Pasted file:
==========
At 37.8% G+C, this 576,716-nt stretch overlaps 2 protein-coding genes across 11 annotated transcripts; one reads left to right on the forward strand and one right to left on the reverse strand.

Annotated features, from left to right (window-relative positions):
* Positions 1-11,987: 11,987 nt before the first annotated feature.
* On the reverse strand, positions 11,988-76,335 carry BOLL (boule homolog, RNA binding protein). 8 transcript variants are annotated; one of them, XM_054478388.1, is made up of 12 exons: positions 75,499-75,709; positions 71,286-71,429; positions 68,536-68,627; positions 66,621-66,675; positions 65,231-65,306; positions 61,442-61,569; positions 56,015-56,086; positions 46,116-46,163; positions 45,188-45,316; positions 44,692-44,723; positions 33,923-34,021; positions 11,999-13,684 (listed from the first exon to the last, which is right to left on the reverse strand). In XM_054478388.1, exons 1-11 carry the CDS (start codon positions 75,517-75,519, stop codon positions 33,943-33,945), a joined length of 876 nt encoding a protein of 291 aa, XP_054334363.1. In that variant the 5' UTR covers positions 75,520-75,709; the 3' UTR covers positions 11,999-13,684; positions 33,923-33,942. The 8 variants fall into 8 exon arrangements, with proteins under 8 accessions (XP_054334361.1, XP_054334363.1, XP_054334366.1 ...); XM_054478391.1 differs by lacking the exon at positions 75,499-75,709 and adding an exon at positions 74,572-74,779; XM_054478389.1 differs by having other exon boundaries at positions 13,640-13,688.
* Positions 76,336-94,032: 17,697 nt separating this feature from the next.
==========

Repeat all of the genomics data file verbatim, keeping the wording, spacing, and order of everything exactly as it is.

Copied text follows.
At 37.8% G+C, this 576,716-nt stretch overlaps 2 protein-coding genes across 11 annotated transcripts; one reads left to right on the forward strand and one right to left on the reverse strand.

Annotated features, from left to right (window-relative positions):
* Positions 1-11,987: 11,987 nt before the first annotated feature.
* On the reverse strand, positions 11,988-76,335 carry BOLL (boule homolog, RNA binding protein). 8 transcript variants are annotated; one of them, XM_054478388.1, is made up of 12 exons: positions 75,499-75,709; positions 71,286-71,429; positions 68,536-68,627; positions 66,621-66,675; positions 65,231-65,306; positions 61,442-61,569; positions 56,015-56,086; positions 46,116-46,163; positions 45,188-45,316; positions 44,692-44,723; positions 33,923-34,021; positions 11,999-13,684 (listed from the first exon to the last, which is right to left on the reverse strand). In XM_054478388.1, exons 1-11 carry the CDS (start codon positions 75,517-75,519, stop codon positions 33,943-33,945), a joined length of 876 nt encoding a protein of 291 aa, XP_054334363.1. In that variant the 5' UTR covers positions 75,520-75,709; the 3' UTR covers positions 11,999-13,684; positions 33,923-33,942. The 8 variants fall into 8 exon arrangements, with proteins under 8 accessions (XP_054334361.1, XP_054334363.1, XP_054334366.1 ...); XM_054478391.1 differs by lacking the exon at positions 75,499-75,709 and adding an exon at positions 74,572-74,779; XM_054478389.1 differs by having other exon boundaries at positions 13,640-13,688.
* Positions 76,336-94,032: 17,697 nt separating this feature from the next.